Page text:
He was born in 1993 in Créteil, to the capital’s southeast. His father was a driver, and his mom a medical technician who revered an earlier technology of French singer-songwriters. “We lived in public housing, and my mother listened to a lot of Barbara, Brassens, Brel, Charles Aznavour,” he mentioned. “She listened to it all the time, and really loud, too. Loud enough to hear it over the vacuum cleaner.”
De Pretto mentioned he performed sports activities as a toddler, badly sufficient that his mom enrolled him in appearing lessons. The stage suited him. He landed a number of small TV and film roles. But his theatrical tendencies weren’t in concord with the macho tradition of the Paris suburbs.
That stress impressed his breakout single, “Kid,” a mid-tempo ballad about mother and father and their effeminate sons. “You’ll be manly, my kid,” de Pretto sings over spare piano chords and digital hi-hats, although the track’s video reveals him struggling to heed the decision. Shirtless and sweat-soaked within the gymnasium, de Pretto seems to be far too rangy to carry the large barbells, trapped between household expectations and his true nature.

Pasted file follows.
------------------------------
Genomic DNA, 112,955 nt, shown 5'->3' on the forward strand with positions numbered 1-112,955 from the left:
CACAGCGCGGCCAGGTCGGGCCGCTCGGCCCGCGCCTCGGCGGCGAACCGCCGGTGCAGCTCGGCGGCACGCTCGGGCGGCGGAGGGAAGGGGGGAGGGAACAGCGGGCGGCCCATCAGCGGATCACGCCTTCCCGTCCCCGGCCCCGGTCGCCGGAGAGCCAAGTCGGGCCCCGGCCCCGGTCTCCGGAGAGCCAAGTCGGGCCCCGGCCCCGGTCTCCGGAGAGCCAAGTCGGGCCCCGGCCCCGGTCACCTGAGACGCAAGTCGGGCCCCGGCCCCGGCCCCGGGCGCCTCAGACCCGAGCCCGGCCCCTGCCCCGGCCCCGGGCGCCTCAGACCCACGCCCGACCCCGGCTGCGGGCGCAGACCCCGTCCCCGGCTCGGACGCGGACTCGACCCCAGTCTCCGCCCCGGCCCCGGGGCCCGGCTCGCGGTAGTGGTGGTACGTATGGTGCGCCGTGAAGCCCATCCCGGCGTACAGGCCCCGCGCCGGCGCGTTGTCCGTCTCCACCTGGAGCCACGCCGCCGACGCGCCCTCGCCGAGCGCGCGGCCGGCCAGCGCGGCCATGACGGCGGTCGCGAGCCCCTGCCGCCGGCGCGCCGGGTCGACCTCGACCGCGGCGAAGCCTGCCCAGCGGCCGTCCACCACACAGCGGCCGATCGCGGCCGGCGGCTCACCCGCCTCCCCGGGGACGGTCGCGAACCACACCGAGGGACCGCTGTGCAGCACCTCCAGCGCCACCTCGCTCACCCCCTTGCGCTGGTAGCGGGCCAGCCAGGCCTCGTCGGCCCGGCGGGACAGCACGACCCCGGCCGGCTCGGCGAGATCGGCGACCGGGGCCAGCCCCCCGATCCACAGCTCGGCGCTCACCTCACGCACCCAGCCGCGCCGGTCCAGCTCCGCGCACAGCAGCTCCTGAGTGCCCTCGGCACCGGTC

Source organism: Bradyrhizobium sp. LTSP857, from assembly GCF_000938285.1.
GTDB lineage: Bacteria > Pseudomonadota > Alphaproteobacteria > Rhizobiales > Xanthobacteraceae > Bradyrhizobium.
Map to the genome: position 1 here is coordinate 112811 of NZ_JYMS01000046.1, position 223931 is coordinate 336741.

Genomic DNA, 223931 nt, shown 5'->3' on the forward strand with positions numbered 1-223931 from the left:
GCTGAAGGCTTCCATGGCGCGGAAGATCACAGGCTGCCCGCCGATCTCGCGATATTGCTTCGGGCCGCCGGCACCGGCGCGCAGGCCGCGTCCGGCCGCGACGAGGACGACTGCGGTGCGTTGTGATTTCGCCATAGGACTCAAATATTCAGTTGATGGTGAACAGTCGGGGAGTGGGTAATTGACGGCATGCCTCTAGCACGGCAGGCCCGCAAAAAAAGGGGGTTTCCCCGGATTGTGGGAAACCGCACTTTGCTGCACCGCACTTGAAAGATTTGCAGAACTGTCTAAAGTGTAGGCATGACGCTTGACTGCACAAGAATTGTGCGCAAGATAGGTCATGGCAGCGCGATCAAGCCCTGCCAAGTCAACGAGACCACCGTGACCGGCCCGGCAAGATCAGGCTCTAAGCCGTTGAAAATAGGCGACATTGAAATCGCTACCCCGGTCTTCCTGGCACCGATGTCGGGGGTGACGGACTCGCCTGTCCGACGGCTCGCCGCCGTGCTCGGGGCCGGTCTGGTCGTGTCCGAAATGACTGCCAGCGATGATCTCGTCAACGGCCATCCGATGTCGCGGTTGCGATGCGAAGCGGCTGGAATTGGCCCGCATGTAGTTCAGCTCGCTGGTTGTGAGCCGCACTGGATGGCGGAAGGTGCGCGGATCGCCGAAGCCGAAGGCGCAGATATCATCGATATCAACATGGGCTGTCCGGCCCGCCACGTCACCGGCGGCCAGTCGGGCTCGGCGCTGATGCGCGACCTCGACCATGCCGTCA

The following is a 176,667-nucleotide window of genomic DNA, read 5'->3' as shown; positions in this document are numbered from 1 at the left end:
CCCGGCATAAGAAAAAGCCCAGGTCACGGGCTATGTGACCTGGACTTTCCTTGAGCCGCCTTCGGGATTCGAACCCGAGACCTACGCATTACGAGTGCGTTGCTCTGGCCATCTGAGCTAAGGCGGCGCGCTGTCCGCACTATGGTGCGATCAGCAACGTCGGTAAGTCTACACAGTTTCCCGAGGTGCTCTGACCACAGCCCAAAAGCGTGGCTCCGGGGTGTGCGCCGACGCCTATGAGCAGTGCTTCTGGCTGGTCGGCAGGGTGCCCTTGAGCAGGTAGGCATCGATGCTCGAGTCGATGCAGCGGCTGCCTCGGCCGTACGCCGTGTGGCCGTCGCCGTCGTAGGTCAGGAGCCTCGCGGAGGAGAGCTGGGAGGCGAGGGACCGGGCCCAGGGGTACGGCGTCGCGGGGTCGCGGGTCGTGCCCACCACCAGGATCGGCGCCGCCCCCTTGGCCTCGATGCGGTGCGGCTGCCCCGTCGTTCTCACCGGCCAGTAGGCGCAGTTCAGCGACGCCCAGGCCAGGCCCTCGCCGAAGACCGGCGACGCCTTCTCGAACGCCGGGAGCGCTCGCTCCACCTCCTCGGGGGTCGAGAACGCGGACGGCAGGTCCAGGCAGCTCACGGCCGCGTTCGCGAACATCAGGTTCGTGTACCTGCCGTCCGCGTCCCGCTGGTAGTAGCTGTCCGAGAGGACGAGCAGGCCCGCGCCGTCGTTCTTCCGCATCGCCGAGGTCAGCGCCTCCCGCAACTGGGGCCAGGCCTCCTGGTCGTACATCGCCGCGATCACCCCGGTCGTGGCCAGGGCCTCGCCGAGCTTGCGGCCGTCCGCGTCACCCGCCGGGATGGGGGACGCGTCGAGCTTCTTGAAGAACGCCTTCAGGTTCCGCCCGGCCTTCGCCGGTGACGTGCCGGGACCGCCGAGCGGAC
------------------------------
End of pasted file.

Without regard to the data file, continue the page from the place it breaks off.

“Every single word of ‘Kid’ is so wonderful,” mentioned the singer Jane Birkin, who carried out a duet with de Pretto in 2018. “He faced up to quite a lot of teasing, getting through in quite a tough neighborhood, with tough friends. And I should think he made himself respected — I wouldn’t mess around with him. And, at the same, time he has great fragility and great poignancy.”
“Kid” was an prompt hit in France, and appeared to return out of nowhere. De Pretto’s weighty voice appeared like a ’60s throwback, however he sang over spare, menacing, bass-heavy beats. The slangy lyrics had the vibrancy of the suburbs, however they had been as poetic as they had been acidic, with that French fixation on what de Pretto calls “the weight of the word.”
For his first huge TV look, in 2017, he carried out with nothing but his own iPhone for accompaniment. The album cover of “Cure” had the identical Gen-Z nonchalance: mirror selfie, cellphone in hand, leg hoisted on the kitchen desk. A critic for the French newspaper Libération mentioned astringently — however not with out trigger — that it regarded like a late-night drunk pic despatched to a Grindr hookup.